Corporation tax cut: £300m gamble or golden opportunity for Northern Ireland?
Business leaders voice support for cut in levy
A corporation tax cut is a once-in-a-lifetime opportunity for Northern Ireland, industry experts have said.
However, they also warned a decision to transfer powers to the Executive to vary the tax rate is not without risk.
The Treasury has launched a consultation paper on the issue outlining several options.
One is that the rate could be cut to as low as 12.5% to match the Republic. It currently stands at 28%.
The price for the variation could be a £300m cut in the block grant from Westminster, which advocates of the tax cut say would eventually be made up with income from increased business activity.
Northern Ireland Taxation Committee chair Eamonn Donaghy said it was imperative to attract new investment into the region, and a cut in corporation tax could be key. “This is a once-in-a-lifetime chance to avail of a fresh examination of options for the economy,” he said, following the launch of the Treasury consultation. While we must be mindful of the costs, there is strong evidence that reducing the rate will have huge benefits.”
Among the drawbacks, the paper stated that a fall in corporation tax would have to be paid for by a corresponding fall in the block grant, to the tune of £300m a year.
It also warned that Northern Ireland “would bear the fiscal consequences of devolution” if tax receipts were not as forecast.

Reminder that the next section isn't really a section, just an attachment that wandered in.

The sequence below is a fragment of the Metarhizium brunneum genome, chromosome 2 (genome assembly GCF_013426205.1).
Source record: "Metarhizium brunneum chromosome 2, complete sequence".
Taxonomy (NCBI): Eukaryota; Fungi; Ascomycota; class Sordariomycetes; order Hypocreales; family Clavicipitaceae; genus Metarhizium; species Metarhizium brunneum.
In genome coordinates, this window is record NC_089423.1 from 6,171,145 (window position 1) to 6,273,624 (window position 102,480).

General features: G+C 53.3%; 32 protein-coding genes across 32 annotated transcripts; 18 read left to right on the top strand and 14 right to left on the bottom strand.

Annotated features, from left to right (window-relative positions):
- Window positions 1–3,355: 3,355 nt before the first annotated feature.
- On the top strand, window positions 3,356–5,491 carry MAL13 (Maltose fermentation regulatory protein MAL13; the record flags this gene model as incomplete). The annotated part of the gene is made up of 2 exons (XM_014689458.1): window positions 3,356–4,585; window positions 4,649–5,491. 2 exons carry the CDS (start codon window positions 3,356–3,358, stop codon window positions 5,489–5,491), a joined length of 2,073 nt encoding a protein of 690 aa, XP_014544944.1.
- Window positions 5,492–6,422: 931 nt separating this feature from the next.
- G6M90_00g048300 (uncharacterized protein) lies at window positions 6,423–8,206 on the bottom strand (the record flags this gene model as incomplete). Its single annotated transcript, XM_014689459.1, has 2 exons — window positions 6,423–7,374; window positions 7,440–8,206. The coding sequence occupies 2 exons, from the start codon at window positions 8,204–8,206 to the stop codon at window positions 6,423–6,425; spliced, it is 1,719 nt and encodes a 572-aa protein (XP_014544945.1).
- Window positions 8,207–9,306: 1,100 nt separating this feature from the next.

The document added: “Given the volatility of corporation tax in a relatively small private sector base like Northern Ireland, this may be a significant risk.”
Economist John Simpson said even if an agreement is reached, many companies might go to the wall in the interim period. ”The process of approving such a reduction here will take years, so it won’t be in effect until 2015, so if businesses can’t survive today’s recession they will be gone before this happens.”
First Minister Peter Robinson said that a fall in tax should make Northern Ireland less dependent on the rest of the UK.
“It is not in the interests of Northern Ireland to be the beggars of the UK,” said Mr Robinson at yesterday’s launch in Lisburn.
The Treasury also said the huge financial loss could be offset by a 6% rise in investment by domestic and foreign companies.
Indeed, domestic investment could increase by between £50 million and £65m in the first year, rising to around £110m by year 10.
Foreign direct investment — taking account of displacement from the rest of the UK to Northern Ireland by companies seeking to lower their costs — would increase by between £105m and £175m in the first year.
Not taking account of displacement by year 10, the estimate is of higher investment of around £310m.
Tax expert Richard Murphy said there were numerous reasons why a tax reduction wouldn’t be the much-sought after panacea many adocates promote.
“The province can’t replicate the lax tax regime of the Republic which refuses to tax large tranches of profit — so Northern Ireland can never compete with Dublin’s current offering,” he said.